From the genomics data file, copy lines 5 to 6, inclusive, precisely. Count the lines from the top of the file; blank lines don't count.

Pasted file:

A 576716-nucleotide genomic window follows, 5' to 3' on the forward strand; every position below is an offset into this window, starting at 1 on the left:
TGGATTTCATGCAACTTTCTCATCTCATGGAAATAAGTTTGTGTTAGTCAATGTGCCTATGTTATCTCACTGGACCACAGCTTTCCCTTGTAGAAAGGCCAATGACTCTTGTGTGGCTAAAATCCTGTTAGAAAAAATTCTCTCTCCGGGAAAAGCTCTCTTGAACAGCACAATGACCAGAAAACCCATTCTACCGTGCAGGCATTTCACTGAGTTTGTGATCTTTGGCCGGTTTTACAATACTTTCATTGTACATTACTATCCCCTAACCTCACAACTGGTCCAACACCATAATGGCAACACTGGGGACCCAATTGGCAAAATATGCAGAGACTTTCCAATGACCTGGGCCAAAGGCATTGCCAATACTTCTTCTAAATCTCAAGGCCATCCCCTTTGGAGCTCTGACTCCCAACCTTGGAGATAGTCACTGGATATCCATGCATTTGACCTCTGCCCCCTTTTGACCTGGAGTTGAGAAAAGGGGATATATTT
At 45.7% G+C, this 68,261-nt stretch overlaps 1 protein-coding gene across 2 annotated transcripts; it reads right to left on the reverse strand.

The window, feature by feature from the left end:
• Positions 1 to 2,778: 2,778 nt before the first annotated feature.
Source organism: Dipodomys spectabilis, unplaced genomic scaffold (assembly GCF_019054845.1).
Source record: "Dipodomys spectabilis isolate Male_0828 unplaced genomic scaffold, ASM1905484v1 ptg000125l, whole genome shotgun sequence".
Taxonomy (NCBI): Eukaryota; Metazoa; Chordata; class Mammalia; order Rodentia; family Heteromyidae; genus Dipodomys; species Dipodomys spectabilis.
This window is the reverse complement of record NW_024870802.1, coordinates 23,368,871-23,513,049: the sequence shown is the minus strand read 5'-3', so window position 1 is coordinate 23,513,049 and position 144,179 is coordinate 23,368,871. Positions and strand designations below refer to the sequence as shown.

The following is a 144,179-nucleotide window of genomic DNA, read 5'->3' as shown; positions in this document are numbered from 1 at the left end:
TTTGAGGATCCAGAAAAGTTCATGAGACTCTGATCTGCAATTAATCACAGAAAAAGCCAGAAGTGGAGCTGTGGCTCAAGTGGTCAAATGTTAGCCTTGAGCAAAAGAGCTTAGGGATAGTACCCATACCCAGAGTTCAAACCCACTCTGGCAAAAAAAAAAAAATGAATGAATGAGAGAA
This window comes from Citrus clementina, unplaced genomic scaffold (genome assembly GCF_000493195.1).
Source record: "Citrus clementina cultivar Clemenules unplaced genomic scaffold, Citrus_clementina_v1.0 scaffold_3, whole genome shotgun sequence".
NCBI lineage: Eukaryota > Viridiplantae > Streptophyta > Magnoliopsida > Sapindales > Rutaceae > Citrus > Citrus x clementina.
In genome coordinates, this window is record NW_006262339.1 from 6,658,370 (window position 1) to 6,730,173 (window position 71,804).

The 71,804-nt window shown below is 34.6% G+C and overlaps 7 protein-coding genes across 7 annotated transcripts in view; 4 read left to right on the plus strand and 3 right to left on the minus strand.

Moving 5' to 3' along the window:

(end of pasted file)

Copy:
• Positions 1 to 2,778: 2,778 nt before the first annotated feature.
Source organism: Dipodomys spectabilis, unplaced genomic scaffold (assembly GCF_019054845.1).